I ran into Adam and his father, Carl, on a recent speaking tour in five states (Pennsylvania, Ohio, Michigan, Wisconsin and Minnesota). In preparing the 3 1/2-hour lecture I presented in 14 cities during the tour, I was well aware of potential problems with wolves and bears in these states. So, I included information on what I know about the topic for the tour. Little did I realize that it turned out to be a much greater problem than I had originally thought.

Working with the "club lands" in northern Michigan, I already was concerned about the growing numbers of black bears in that region. In fact, I arranged to get Dr. Daniel Scognamillo, my colleague at Stephen F. Austin State University, involved in a bear population study in the area. Daniel is a recognized expert on predators, having worked with jaguars and mountain lions in his native land of Argentina.


Although professional biologists had repeatedly asserted that black bears were not over-abundant in the club lands, over a 30-day period Daniel and his graduate student, Amy Braig, captured and marked 48 bears on one hunting club! During the spring turkey season of 2009, there were three close encounters with bears on this club by hunters.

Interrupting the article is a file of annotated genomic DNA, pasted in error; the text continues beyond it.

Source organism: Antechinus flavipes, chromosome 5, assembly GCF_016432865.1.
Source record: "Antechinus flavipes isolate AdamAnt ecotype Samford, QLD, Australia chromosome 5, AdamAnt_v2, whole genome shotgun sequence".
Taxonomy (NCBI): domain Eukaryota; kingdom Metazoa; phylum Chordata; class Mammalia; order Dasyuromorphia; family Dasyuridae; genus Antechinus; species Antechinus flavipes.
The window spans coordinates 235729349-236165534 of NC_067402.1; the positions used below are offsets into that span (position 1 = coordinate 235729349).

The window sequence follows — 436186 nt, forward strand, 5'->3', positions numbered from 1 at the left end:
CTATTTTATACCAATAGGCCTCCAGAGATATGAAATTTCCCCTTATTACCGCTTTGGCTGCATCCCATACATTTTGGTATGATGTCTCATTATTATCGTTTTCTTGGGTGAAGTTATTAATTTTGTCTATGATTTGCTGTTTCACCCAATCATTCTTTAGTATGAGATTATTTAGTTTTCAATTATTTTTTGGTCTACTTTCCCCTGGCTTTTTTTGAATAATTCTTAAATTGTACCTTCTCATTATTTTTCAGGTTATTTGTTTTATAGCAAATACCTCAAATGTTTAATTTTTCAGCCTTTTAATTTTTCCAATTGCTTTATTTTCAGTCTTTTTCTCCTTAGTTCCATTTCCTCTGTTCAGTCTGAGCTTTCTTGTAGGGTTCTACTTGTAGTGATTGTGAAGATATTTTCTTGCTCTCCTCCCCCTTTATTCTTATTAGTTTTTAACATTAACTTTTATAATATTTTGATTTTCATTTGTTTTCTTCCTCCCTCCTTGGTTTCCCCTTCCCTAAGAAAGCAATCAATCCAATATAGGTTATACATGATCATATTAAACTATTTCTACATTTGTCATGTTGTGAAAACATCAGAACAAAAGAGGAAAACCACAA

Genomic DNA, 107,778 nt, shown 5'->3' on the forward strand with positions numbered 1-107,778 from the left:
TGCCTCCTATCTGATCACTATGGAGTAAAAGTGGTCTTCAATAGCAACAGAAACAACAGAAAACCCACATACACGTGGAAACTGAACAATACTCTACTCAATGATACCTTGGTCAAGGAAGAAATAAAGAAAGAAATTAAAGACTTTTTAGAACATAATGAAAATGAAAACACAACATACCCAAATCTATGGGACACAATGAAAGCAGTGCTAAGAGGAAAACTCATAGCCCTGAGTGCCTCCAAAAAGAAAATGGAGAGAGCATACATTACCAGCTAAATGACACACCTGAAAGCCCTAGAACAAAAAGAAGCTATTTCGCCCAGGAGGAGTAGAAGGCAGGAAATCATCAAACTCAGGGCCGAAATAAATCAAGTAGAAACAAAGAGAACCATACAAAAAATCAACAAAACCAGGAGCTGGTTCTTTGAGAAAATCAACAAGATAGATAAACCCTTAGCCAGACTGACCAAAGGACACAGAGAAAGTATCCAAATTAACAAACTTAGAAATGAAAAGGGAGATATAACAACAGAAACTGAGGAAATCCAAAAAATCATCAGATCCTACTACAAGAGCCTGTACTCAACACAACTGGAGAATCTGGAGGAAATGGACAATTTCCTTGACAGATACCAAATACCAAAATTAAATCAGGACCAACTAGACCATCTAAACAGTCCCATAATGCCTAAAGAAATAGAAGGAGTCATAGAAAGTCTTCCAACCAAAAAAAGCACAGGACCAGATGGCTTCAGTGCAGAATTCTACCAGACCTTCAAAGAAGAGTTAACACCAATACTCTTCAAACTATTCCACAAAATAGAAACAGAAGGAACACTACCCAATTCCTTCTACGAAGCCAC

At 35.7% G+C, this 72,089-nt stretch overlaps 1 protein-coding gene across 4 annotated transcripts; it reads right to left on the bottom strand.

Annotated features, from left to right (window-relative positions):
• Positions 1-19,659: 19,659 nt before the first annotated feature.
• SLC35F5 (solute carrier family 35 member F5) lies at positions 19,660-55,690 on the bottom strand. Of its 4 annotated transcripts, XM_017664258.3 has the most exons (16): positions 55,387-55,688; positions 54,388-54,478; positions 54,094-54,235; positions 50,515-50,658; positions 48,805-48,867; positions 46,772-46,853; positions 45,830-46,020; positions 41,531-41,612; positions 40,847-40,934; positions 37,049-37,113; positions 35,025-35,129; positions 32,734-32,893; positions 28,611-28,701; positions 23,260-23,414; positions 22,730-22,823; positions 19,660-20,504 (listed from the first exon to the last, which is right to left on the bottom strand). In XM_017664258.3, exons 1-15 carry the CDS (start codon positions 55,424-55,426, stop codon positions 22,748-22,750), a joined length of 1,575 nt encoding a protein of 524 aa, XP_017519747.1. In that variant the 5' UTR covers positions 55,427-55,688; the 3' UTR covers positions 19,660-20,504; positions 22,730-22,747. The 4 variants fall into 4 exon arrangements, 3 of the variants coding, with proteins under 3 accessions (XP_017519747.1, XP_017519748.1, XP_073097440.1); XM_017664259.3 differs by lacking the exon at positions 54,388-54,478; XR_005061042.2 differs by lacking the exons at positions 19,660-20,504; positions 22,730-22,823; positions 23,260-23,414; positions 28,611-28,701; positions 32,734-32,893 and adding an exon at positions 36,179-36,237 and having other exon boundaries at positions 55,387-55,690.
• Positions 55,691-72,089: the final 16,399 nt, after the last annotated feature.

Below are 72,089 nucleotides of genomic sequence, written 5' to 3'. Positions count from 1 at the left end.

Since my interest focused on whitetails, I had become concerned about the bears' impact on the herds of northern Michigan. So in this column I'll present some of the information I have found on bears and wolves as deer predators. I think you'll be interested.

I am a classically trained wildlife biologist. Receiving my education at Baylor and Texas A&M universities, I "grew up" academically with the dogma "Predators are a good thing." In those days (1960s and '70s), predators like bears and wolves were almost non-existent. For years, I faithfully taught my students that large predators were necessary in the "balance" of nature. In their absence, hunters would have to assume the role to control deer populations.